The cars : Italian-market Austin Maestro 1.3 HLS (1983)

Chris Cowin remembers an Austin Maestro with a specification the Brits couldn’t buy – not at first anyway.

Did Austin Rover Italia hit on the winning formula before their mothership in the UK? You decide…


Only Italians need apply

Italian market Austin Maestro
The Italian-market Austin Maestro 1.3 HLS of 1983. Note Vanden Plas style bright grille and mirror, and side indicator repeaters

When the Austin Maestro was launched in early 1983 some felt the range of models available to British buyers had gaps, one of them being a well-equipped 1.3 model – if you wanted luxury, you had to buy a 1.6-litre engined Maestro.

However, in Italy high taxes on displacement counted against the 1.6 HLS and 1.6 Vanden Plas which were not marketed there. Instead, Austin Rover Italia from the start offered a Maestro with a package which surely would have appealed in Britain as well.

The Italian-market Maestro 1.3 HLS combined the economical 1275cc A-Plus engine with a five-speed gearbox – a combination none of the British market Maestros could offer in 1983. Here, customers had to buy a 1.6 to get five gears. Unlike various preceding Austins with the gears in the sump, the Maestro’s gearbox was mounted end-on to the engine and, on all 1.3 and 1.6 manual Maestros and Montegos, the gearbox was a Volkswagen-supplied unit.

Small engine, big equipment

As well as being five-speed, the Italian 1.3 HLS came as standard with the attention-getting solid state electronic instruments incorporating a trip computer and voice synthesiser. I am told that the latter issued Italian orders in stern male tones, as would seem fitting with ‘Austin Maestro’ translating as ‘Austin Master’.

In the UK the electronic dash was standard only on the 1.6 Vanden Plas and MG 1600 – and optional on the 1.6 HLS and (supposedly) on the 1.3 HLE.

Not only that, but the appearance of the 1.3 HLS was lifted by adding the silver-effect grille from the Maestro Vanden Plas combined with its bright side mouldings, door handles and bumper trim and a matching chromed door mirror (just one).

Equipment was generous (similar to the 1.6 HLS) with a rear wash/wipe standard (optional on cheaper Maestros) and a soft-feel steering wheel – the Italians would have hated the scratchy plastic one fitted to cheaper Maestros originally, which could leave your palms sore after a long drive.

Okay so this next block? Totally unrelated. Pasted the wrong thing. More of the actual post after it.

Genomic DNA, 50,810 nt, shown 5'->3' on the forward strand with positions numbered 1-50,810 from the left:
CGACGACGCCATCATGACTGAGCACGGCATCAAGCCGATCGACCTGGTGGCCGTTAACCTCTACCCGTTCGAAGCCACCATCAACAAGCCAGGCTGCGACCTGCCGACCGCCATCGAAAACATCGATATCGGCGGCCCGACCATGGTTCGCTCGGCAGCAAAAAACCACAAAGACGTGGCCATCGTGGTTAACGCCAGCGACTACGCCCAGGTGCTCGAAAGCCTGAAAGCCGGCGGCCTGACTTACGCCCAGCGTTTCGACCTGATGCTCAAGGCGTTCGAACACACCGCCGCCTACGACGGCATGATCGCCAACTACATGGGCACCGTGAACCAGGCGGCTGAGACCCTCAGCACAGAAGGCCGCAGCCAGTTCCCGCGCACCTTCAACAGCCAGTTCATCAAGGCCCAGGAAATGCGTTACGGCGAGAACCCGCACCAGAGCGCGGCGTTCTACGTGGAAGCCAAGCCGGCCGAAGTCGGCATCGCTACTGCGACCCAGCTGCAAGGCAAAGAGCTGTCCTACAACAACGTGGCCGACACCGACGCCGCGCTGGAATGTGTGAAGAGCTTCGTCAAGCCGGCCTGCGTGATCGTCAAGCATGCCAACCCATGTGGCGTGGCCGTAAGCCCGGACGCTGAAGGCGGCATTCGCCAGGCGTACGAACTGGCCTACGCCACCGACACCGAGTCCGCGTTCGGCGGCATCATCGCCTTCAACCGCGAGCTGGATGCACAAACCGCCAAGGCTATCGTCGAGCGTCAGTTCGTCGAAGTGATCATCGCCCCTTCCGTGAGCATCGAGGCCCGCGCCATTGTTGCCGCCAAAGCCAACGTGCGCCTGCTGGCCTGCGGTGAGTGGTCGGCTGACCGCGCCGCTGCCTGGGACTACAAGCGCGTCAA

An electronic dash with voice synthesiser, five-speed gearbox and rear wash-wipe. What’s not to like on the Maestro 1.3 HLS for Italy?

Italian market Austin Maestro
Generous equipment was standard on the 1983 Maestro 1.3 HLS for Italy

Economy drive

Anybody trying to buy a Maestro like this in Britain would have been directed to the 1.3 HLE model which, for the first year, was saddled with the infamous ‘3+E’ gearbox which wasn’t much fun on the road, with its ridiculously tall top gear.

Surely, the five-speed box would have resulted in almost as good economy in practice – the Italian consumption data suggests so. But the Brits couldn’t get a five-speed transmission, even as an option, on any 1.3 Maestro initially – only a base 1.3, a 1.3 L and the 1.3 HLE were available.

So, if you wanted a vaguely luxurious Maestro 1.3 in the British Isles in 1983/84, Harold Musgrove‘s team forced you to take part in a grim economy drive in the HLE…

The Italian 1.3 HLS had precedents

With bigger engines being heavily taxed in Italy, quite a few ‘Italian market specials’ had been developed over the years, combining top end equipment with the smaller engines in the range. Historic examples include the Allegro 1300 Special of the 1970s and later an Allegro 3 1000 HLS with the 998cc A-Plus engine.

The Austin Maestro 1.3 HLS was one of four Maestros launched in Italy in 1983 – three 1300s and the MG 1600.

An Italy-specific feature were the unusually-placed indicator side repeaters, which were not initially fitted on UK cars, but were required by law in Italy.

Italian market Austin Maestro
A slimmed down range: only four versions of the Maestro were offered in Italy at launch – with the 1.6-litre engine confined to the MG Maestro

The British market follow-on

However, if Austin Rover had left a gap unfilled in the UK range by not offering the Maestro 1.3 HLS to British buyers, it did eventually move to fill it.

For 1985, the Maestro range was expanded by the introduction of a 1.3 HL model (and 1.6 HL) which gave buyers a rather posher (than the base 1.3/1.3 L) alternative to the economy focused 1.3 HLE which itself had been improved by switching to a ‘4+E’ gearbox.

The 1.3 HL still came with a four-speed gearbox as standard, but a five-speed was optional – the equipment, though, was not up to HLS standards.

More luxury please